• May 9, 2016 - 1:02 pm

    Amani - This is SO cool!! I’m so inspired by this. It’s 12 AM and I feel like I need to create something now now now. But then again, I feel that way whenever I read any of your blog posts or watch your videos.
    I miss you so much!

    I don’t know if this is the messiest thing I’ve done, but I did a shoot once inspired by the white queen from tim burton’s version of alice in in wonderland and I covered the model with baby powder, face paint, flour, and white temporary hair color. Then she lay in grass that was also covered with baby powder and flour. It took her a while to be able to wash all of that off :pReplyCancel

  • May 9, 2016 - 3:32 pm

    Mary-Claire - Firstly, I love the video. It’s very well done. Kudos! And what a teaser you have at the end! Can’t wait to see the final image/s.

    The messiest photo shoot I ever did was a papier mache mask. I really did make a big fat mess in my kitchen and on myself, but it certainly didn’t compare to your wax. 😉ReplyCancel

  • May 10, 2016 - 5:45 am

    Maša - I like to get messy, and dirty. Everything what is necessary for good photo. I’d love to be your model one day. Or work with you.
    Check my website and let me know if u are interested for our next project together.
    I can travel.

    Kind Regards, Brooke 🙂

    Maša

    and by the way – wax looks amazing!ReplyCancel

  • May 13, 2016 - 3:17 pm

    Fit BMX - I haven’t really done any messy stuff for a photo, I am still new to the Fine art area. 🙂
    But when I got a power carver ( http://www.foredom.net/k5240woodcarvingkit.aspx ) for Xmas a few years ago, I instantly fired it up at my carving bench (in the house) and started carving just to see how it work. Well after a half hour of carving I realized that the whole house was a thick fog of dust! Since I was wearing a ventilator mask, and dustproof goggles so I didn’t notice, after all that dust settled, the whole house had a quarter inch layer of super fine dust over everything!
    So that was kinda bad. LOL

    That looks like it will be a great photo. And what are you going to do with 75lb of wax? Have you ever made a wax cast of your hand? It is pretty cool! 🙂ReplyCancel

  • May 19, 2016 - 5:01 am

    Robert S - I was curious if you had taken any measures to keep the wax from sticking / ruining your friend’s hair. I’m working on something that’s requires wax on my model’s head, and we are looking to see if there’s any industry standard to protecting hair. The closest thing that comes to mind would be releasing agents that are used when doing a life-cast.ReplyCancel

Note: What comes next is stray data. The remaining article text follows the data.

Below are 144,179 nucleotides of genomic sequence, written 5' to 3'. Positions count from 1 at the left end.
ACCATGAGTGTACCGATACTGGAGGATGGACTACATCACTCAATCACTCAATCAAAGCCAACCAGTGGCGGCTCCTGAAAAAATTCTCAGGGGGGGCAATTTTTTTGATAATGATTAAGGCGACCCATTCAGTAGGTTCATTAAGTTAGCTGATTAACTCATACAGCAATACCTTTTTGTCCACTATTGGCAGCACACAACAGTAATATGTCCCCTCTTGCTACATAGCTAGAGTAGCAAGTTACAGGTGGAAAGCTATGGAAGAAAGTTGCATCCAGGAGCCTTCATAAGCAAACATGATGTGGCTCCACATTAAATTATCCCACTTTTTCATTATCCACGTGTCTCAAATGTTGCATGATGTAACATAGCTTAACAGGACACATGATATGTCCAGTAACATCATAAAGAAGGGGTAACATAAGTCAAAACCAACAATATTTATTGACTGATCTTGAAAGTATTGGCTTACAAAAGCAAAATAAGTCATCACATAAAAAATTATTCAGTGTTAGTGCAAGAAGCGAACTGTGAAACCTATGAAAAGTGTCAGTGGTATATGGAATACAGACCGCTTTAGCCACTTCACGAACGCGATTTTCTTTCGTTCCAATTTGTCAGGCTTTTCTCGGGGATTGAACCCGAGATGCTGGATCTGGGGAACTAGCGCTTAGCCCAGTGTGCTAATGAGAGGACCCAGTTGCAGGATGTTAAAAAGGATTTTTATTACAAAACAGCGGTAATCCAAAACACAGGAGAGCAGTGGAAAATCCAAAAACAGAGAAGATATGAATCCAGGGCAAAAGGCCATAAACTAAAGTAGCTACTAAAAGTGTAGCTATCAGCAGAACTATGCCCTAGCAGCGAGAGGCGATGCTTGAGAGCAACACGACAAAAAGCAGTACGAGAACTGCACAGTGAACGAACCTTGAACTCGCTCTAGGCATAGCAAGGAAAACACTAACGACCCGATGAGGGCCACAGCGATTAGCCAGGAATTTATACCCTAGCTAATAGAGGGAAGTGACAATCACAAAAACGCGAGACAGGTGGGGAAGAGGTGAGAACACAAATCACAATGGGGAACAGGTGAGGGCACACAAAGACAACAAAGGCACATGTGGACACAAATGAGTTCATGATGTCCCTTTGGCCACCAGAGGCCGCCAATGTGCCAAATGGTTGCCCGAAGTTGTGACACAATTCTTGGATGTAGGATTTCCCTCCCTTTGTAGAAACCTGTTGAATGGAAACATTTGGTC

For months, maybe even years, after I started taking pictures I longed for a day when my style would be consistent. Just when I thought I’d reached that point a gallery would tell me they are too different. And on days when I felt all over the place, someone would email me to say that all of my images look the same. It forced me to question why I so longed for images that were consistent from one to the next. The answer is one that most artists feel – a need to accurately convey their message. That ability often comes in the form of creating consistent work.

As I continued journeying through photography, my goal of creating works that were tightly related changed. I started putting more value on creativity and less on art. I put more emphasis on what it felt like to make my imagination come to life rather than thinking only of what it would look like in the end. I became obsessed with the idea that art does not have to look like any one thing. It should not be dictated by the people viewing it or buying it.

A couple years ago I looked at my portfolio and it felt stuck. It felt like someone had put up a roadblock and instead of finding a way around it, I simply built the same image over and over again. I hoped to find a way around it but instead I wasn’t able to see anything beyond it.

No longer did I just want to be creative, or express my imagination. I wanted to do so bravely. I would rather create with bravery than with fear. I wanted to create in ways that made me nervous, or that made me fear being misunderstood, or that invited criticism. This new image reminded me of that in the simplest way – visually. I have always been afraid of photographing backlight – such a simple thing, but something I was never comfortable with. And so I started last year and I continue on that little journey as a personal kick-in-the-pants.